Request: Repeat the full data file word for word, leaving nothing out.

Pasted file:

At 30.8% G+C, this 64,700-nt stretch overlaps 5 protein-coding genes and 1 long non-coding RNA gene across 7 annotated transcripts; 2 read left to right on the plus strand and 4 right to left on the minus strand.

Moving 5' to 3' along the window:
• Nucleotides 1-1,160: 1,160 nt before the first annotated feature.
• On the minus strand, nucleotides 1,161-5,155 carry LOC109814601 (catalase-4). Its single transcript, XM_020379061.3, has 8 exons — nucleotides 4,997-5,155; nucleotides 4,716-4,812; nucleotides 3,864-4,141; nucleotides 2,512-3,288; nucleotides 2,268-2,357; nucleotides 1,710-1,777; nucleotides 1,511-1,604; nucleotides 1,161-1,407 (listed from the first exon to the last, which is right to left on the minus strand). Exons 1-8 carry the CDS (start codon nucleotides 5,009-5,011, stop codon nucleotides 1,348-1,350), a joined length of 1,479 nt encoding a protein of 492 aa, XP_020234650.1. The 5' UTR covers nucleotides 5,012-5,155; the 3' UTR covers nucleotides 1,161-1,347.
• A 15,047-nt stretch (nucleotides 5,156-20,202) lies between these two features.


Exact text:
At 30.8% G+C, this 64,700-nt stretch overlaps 5 protein-coding genes and 1 long non-coding RNA gene across 7 annotated transcripts; 2 read left to right on the plus strand and 4 right to left on the minus strand.

Moving 5' to 3' along the window:
• Nucleotides 1-1,160: 1,160 nt before the first annotated feature.
• On the minus strand, nucleotides 1,161-5,155 carry LOC109814601 (catalase-4). Its single transcript, XM_020379061.3, has 8 exons — nucleotides 4,997-5,155; nucleotides 4,716-4,812; nucleotides 3,864-4,141; nucleotides 2,512-3,288; nucleotides 2,268-2,357; nucleotides 1,710-1,777; nucleotides 1,511-1,604; nucleotides 1,161-1,407 (listed from the first exon to the last, which is right to left on the minus strand). Exons 1-8 carry the CDS (start codon nucleotides 5,009-5,011, stop codon nucleotides 1,348-1,350), a joined length of 1,479 nt encoding a protein of 492 aa, XP_020234650.1. The 5' UTR covers nucleotides 5,012-5,155; the 3' UTR covers nucleotides 1,161-1,347.
• A 15,047-nt stretch (nucleotides 5,156-20,202) lies between these two features.